I’m feeling a bit overwhelmed by the Novemberness of November today. It’s damp and drippy and everything in the garden is dying but the Christmas build-up hasn’t quite started yet, and… bleurgh.
I’ve decided this is the fault of twenty-first century life and if I was Tudor I would be far too busy for Novembery moping so I’m going to jolly myself along by thinking bit about what they would have been busy doing.
When I was writing Five Wounds, which is set mainly in the agricultural landscapes of the north, I was very conscious of how peopled the areas round settlements would have been. These days, farming takes very few people. One man can combine a field that would have taken a whole village to harvest in the past. We might notice the fields change colour from brown to green to golden, but it’s unlikely we’ll have much to do with it. In societies where more people are involved in agriculture, the changing seasons and hence the shifting calendar of agriculture have much more effect on what the people you know are involved in and what’s going on around you.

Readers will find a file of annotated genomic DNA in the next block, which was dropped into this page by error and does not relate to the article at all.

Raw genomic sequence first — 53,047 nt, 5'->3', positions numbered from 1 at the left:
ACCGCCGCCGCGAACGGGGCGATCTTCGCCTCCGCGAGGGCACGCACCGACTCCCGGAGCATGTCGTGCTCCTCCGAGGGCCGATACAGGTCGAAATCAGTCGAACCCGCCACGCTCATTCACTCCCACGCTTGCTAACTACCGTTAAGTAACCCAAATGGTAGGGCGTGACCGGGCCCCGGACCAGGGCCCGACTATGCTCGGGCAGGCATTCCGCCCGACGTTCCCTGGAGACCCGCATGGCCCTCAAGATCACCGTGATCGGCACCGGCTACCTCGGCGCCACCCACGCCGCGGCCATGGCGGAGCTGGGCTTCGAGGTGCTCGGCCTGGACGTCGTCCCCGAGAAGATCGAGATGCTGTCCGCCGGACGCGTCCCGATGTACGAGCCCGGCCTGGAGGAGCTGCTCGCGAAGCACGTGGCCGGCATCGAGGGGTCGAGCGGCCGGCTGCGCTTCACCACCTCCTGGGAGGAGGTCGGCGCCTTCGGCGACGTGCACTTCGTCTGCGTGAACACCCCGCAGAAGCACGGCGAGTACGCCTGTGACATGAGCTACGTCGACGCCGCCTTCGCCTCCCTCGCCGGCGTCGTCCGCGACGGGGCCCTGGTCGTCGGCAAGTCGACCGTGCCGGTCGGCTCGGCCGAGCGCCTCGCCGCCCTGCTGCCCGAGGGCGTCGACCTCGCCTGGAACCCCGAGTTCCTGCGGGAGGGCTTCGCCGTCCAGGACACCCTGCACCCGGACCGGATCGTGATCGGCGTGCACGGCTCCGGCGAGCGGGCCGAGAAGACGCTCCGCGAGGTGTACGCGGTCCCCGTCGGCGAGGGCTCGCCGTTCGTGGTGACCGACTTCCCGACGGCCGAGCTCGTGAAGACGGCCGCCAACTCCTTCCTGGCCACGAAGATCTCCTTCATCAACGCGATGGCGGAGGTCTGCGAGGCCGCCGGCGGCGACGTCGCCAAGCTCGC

In a society without refrigeration, canning or air freight, of course, food will also be seasonal, and when the year is going to be shaped not just by the farming calendar but by the religious one, the annual round of festivals will give each month its particular character.
Read more Acorns, crabs and bloody slaughter, or, what did the Tudors do in November? by @KatharineEdgar